NBA legends join Nate “Tiny” Archibald for new memorabilia company

nate-archibald-memorabiliaNate “Tiny” Archibald achieved a lot in the NBA. Now he’s all into his new project with his business partner Michael Dachs, Beckett Media reported.

The pair has teamed to create the company “Inkredible” where they are selling signed photo basketballs called “Stat Balls.” The basketballs feature a panel showing significant achievements with a large space for an autograph.

Some of basketball’s biggest names have signed on to the project, including Bob Cousy, Rick Barry, George Gervin, Artis Gilmore, Robert Parish, Dolph Schayes, David Thompson and Nate Thurmond.

A portion of the proceeds will go to the charity of the player’s choice.

“We are not in it to make a zillion dollars. We are targeting foundations,” Archibald said. “Every player has a charity.”

The unique memorabilia pieces all have a common theme, and that’s Archibald. The bonds he forged during his career helped him secure some of basketball’s stingiest signers such as Bob Cousy.

“(Cousy) said that if he wasn’t friends with Nate, he wouldn’t do it,” Dachs said. “This is also going to help with fakes. I checked eBay and there are definite fakes out there, especially of Cousy and they still have certificates of authenticity.”

The Stat Balls will come with COA signed by Archibald and with a facsimile of the player.

The partners intend to work with additional athletes, but each basketball takes time to make. The players approve the photos that are used for each “Stat Ball.” The panels are then made and adhered. It’s a lengthy process where just three of these basketballs can be made every hour.

Archibald enjoys the process because it gives him a chance to work with his friends again, to continue giving back to the game he loves.

“The number one person I wanted was Bob Cousy,” Archibald said. “Bob is my guy. He was like my stepdad. He gave me a chance when no one else thought I could play in the league. I tell the kids, when all else fails you have to have confidence in yourself. He gave me that confidence when I thought I wasn’t going to get a chance.”

Aside from this project, Archibald, a member of the Naismith Memorial Basketball Hall of Fame and NBA’s Top 50 team, is also giving back to the community.

Archibald, one of the quickest and hardest players to defend in his day, remains the only player in NBA history to lead the league in scoring and assists in the same season, 1972-73.

Archibald could easily be stalking the sidelines of an NBA team somewhere, coaching in the pros or being a special assistant to someone with a big title.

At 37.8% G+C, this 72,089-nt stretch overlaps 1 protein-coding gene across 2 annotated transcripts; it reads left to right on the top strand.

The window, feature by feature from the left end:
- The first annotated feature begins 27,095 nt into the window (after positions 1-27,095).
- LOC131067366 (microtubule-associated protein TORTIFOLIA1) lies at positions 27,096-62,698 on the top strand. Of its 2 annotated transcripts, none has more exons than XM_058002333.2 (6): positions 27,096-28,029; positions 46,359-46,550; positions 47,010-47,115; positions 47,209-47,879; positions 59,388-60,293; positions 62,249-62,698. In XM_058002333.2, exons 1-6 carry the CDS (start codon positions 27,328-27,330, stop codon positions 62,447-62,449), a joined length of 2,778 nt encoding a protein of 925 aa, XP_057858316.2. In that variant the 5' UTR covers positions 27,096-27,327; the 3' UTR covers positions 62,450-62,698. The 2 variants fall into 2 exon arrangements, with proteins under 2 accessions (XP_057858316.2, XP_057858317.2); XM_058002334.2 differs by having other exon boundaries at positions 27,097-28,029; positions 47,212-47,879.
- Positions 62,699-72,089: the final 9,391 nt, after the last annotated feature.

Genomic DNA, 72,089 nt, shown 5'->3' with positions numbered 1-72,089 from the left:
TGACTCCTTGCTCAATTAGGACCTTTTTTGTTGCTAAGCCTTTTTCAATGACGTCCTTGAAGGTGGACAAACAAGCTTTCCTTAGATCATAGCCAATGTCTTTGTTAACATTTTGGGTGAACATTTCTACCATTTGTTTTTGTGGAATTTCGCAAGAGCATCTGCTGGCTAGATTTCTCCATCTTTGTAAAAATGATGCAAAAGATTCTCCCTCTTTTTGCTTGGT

But that’s not where the 65-year-old wants to be. No, he’d rather attend high school and college basketball games around the city.

“People ask me, ‘How come you don’t go to Knicks or Nets games?’” Archibald said. “When I go to high school games it’s not about skill. I don’t know who is going to get what points. I think there is a different desire. That kid, you never what he is going to do. These guys amaze me.”

Archibald has seen Stephon Marbury and Rod Strickland play before they were stars. He didn’t know how good they would become, but there was something special about the way they played in high school.

Mentoring younger players allows him the chance to shape the boys’ development, to keep them headed in the right direction.

Archibald understands the odds to basketball glory. Many probably thought Archibald wouldn’t make it since he was cut his from high school team as a sophomore.

But he shined in his one full season at DeWitt Clinton High School in the Bronx. He was named to the All-City team in 1966 and could regularly be found playing at the legendary Rucker Park in Harlem.

He played at Arizona Western Community College before transferring to UTEP where he was a stand out. Archibald was the 19th pick by the Cincinnati Royals in the 1970 NBA Draft. He later played for the New York Nets, Boston Celtics and Milwaukee Bucks.

He won an NBA title in 1981 with the Celtics and was a six-time All-Star. Archibald was inducted into the Hall of Fame in 1991 alongside Dave Cowens and Sergei Belov, the first international players to be inducted.

And yet Archibald remains approachable, hanging around the neighborhoods he grew up in, mentoring children and giving back to the community.

Archibald, a 6-time NBA All-Star, played in total of 876 NBA games, averaging 18.8 ppg and 7.4 apg. He averaged career high 34 ppg and 11.2 apg in 1972-73, leading the league in both categories.


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